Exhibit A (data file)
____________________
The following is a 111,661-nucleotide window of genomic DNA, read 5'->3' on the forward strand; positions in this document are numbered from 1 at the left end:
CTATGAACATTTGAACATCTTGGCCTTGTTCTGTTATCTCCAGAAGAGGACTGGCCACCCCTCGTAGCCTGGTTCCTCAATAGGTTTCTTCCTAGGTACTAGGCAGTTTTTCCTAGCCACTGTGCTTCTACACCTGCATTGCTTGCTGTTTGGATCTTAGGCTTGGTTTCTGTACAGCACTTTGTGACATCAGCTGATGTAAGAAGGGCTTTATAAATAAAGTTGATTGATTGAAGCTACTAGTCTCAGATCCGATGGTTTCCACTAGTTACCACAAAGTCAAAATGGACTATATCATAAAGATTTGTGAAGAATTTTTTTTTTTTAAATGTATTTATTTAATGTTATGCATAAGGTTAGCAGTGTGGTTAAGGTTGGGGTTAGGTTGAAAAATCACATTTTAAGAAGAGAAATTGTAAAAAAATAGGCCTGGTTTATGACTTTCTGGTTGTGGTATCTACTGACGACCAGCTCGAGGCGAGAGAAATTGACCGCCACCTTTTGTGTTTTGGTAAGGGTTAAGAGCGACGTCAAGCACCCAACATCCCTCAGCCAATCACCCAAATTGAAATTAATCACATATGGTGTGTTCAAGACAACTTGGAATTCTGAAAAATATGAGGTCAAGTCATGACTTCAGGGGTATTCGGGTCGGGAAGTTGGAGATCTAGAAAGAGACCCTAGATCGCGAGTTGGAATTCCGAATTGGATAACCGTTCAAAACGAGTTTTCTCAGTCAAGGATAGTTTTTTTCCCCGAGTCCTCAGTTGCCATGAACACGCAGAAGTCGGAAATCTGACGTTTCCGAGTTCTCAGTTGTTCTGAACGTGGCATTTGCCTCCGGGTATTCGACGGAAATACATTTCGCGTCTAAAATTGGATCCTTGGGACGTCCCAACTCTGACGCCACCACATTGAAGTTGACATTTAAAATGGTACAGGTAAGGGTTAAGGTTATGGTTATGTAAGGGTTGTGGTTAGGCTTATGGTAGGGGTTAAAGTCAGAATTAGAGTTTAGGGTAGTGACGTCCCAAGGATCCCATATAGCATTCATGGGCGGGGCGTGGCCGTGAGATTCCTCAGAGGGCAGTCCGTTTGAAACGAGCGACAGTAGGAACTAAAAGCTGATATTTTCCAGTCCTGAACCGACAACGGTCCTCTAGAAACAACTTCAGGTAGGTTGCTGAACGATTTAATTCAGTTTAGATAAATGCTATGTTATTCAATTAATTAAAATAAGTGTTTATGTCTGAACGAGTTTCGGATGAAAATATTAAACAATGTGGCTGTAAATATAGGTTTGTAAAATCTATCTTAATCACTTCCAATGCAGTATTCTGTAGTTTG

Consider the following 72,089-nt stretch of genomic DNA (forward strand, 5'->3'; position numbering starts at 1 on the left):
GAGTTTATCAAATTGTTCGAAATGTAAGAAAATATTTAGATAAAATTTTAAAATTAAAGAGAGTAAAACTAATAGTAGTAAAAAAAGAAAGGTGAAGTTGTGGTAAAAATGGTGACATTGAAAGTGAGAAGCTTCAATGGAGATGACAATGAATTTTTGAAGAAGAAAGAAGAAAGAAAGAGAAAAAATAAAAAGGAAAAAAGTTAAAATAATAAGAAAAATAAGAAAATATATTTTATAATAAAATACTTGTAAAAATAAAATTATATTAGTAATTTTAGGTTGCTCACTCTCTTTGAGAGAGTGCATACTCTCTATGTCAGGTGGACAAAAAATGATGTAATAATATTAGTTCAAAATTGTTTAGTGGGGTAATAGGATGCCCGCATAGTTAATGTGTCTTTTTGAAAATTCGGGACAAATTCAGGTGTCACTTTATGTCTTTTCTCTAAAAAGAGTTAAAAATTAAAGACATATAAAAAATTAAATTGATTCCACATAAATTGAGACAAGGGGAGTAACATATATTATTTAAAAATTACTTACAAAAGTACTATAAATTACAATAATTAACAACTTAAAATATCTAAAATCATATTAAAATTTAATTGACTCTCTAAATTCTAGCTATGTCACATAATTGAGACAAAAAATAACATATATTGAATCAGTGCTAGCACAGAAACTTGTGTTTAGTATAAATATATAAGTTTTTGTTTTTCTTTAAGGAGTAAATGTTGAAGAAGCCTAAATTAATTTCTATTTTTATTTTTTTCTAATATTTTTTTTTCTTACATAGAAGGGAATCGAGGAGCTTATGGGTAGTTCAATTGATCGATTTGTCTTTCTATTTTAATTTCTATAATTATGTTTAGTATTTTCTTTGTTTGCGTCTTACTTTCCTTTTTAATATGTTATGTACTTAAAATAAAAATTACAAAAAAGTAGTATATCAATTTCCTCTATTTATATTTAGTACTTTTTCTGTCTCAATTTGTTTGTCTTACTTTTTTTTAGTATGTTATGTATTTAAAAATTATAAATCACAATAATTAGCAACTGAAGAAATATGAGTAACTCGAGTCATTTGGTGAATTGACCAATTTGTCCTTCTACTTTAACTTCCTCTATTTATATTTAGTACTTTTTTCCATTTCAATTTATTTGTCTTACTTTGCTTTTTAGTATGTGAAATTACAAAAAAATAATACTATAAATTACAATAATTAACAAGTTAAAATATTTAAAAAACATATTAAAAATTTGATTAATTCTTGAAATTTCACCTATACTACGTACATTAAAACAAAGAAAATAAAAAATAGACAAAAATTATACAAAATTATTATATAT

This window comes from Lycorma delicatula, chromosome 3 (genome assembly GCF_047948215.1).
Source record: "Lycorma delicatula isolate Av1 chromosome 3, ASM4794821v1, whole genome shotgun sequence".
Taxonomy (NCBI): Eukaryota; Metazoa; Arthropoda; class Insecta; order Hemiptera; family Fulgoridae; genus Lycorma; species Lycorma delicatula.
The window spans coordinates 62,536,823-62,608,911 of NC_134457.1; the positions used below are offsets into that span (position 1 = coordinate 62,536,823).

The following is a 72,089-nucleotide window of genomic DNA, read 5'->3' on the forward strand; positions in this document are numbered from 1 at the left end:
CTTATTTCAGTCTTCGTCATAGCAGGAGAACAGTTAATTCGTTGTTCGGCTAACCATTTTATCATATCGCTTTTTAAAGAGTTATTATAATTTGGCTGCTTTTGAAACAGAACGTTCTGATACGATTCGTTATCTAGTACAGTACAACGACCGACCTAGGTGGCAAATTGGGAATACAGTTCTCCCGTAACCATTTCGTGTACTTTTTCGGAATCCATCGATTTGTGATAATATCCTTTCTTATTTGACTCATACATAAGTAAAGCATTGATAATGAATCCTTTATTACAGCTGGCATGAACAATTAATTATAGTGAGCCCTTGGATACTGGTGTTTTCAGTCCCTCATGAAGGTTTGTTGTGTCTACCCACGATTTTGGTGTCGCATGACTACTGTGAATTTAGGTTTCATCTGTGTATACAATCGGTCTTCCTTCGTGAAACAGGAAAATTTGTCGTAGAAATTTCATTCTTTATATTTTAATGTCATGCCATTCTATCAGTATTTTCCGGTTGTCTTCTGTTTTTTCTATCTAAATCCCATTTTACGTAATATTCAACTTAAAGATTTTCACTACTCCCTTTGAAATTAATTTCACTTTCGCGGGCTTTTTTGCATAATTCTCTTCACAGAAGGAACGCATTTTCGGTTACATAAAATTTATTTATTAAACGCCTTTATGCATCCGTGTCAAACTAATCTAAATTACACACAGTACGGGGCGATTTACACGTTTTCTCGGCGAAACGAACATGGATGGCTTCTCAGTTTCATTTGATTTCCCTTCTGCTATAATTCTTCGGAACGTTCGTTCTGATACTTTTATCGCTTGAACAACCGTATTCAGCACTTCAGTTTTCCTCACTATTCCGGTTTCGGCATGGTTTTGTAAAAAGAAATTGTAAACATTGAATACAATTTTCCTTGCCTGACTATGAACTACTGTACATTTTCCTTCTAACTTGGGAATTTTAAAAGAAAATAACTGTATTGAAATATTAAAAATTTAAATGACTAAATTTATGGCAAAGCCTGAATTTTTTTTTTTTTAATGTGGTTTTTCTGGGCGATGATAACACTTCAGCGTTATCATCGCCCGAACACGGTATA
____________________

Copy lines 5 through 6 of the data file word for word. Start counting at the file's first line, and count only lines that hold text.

This window comes from Lycorma delicatula, chromosome 3 (genome assembly GCF_047948215.1).
Source record: "Lycorma delicatula isolate Av1 chromosome 3, ASM4794821v1, whole genome shotgun sequence".